From a paper by Amanda Bayer and Cecilia Rouse in the latest issue of the Journal of Economic Perspectives:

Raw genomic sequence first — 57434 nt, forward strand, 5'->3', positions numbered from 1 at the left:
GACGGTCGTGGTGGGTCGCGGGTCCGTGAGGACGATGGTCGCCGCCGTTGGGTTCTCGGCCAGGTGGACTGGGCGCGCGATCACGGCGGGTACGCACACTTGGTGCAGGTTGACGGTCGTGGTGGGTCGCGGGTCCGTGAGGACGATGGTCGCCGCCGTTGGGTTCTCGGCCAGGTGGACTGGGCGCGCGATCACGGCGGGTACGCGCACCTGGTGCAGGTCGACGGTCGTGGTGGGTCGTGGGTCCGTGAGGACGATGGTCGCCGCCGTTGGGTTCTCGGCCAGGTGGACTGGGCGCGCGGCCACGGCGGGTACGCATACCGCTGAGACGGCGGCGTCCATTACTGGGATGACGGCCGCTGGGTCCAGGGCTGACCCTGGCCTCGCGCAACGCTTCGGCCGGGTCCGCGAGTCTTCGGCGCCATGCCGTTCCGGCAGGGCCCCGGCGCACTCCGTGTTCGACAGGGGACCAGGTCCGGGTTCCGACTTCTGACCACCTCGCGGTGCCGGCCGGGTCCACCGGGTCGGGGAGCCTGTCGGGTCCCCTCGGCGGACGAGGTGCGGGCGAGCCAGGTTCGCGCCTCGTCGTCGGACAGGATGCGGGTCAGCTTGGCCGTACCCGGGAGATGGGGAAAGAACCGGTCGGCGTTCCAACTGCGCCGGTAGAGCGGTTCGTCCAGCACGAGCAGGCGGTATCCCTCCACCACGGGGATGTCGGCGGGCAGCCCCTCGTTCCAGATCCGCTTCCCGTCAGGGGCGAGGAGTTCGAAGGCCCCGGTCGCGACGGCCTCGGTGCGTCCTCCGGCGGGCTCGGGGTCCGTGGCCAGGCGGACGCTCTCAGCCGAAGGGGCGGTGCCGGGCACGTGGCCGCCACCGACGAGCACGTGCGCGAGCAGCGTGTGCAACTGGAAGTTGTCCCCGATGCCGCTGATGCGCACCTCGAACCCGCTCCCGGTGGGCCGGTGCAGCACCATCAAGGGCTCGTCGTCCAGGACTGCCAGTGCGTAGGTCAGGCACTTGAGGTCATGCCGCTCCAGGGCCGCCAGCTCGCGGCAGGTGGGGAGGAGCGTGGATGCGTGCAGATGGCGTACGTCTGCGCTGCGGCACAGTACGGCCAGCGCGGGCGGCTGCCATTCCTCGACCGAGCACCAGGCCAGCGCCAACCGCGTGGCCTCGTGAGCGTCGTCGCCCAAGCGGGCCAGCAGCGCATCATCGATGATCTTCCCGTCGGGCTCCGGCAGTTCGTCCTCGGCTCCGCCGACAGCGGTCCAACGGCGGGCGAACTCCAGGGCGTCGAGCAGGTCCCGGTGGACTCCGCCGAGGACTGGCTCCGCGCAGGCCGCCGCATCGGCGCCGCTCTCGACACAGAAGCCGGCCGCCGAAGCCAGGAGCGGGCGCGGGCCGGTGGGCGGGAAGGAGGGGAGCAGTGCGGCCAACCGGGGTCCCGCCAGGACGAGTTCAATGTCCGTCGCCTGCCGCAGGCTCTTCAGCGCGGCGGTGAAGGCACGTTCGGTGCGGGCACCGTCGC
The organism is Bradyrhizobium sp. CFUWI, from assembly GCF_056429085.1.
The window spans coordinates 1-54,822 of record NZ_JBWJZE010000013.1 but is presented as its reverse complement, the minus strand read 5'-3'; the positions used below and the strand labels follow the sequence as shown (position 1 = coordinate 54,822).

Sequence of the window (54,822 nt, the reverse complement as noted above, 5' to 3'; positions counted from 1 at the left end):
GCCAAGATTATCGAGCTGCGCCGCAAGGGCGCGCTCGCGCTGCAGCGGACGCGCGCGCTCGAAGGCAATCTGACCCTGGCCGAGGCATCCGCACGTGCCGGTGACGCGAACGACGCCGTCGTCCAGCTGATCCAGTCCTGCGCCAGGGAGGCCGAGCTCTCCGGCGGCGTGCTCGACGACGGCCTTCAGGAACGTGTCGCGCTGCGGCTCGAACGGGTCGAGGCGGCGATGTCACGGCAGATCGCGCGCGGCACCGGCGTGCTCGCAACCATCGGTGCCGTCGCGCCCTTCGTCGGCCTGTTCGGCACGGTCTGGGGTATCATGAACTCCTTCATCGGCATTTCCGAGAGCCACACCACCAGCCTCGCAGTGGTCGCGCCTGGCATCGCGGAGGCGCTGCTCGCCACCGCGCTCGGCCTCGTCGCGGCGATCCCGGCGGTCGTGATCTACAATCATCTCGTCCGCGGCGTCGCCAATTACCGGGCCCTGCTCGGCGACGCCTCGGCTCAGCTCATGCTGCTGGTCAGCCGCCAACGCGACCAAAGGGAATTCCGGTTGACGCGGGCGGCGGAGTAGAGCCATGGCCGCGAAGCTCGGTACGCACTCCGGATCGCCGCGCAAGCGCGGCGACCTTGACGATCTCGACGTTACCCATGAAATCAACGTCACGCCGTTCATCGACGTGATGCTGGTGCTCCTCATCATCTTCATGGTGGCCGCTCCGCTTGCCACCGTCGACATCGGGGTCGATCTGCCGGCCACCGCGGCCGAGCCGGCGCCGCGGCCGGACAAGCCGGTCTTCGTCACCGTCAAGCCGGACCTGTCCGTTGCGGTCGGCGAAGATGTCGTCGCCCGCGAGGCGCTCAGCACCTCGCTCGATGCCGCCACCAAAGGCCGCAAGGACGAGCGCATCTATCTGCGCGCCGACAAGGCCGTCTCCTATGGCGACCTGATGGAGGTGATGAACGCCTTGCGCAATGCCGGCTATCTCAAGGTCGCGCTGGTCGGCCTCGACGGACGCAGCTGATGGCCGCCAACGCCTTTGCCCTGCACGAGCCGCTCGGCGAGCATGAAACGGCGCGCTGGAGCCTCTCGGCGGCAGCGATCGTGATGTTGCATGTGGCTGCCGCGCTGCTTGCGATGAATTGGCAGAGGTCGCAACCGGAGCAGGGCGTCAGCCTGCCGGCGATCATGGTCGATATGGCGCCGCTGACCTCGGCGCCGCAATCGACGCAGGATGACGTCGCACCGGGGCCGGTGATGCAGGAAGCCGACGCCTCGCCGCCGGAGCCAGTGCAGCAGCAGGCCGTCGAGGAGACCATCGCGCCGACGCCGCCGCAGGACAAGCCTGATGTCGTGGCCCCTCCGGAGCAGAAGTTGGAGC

The economics profession includes disproportionately few women and members of historically underrepresented racial and ethnic minority groups, relative both to the overall population and to other academic disciplines. This underrepresentation within the field of economics is present at the undergraduate level, continues into the ranks of the academy, and is barely improving over time. It likely hampers the discipline, constraining the range of issues addressed and limiting our collective ability to understand familiar issues from new and innovative perspectives. In this paper, we first present data on the numbers of women and underrepresented minority groups in the profession. We then offer an overview of current research on the reasons for the underrepresentation, highlighting evidence that may be less familiar to economists. We argue that implicit attitudes and institutional practices may be contributing to the underrepresentation of women and minorities at all stages of the pipeline, calling for new types of research and initiatives to attack the problem. We then review evidence on how diversity affects productivity and propose remedial interventions as well as findings on effectiveness. We identify several promising practices, programs, and areas for future research.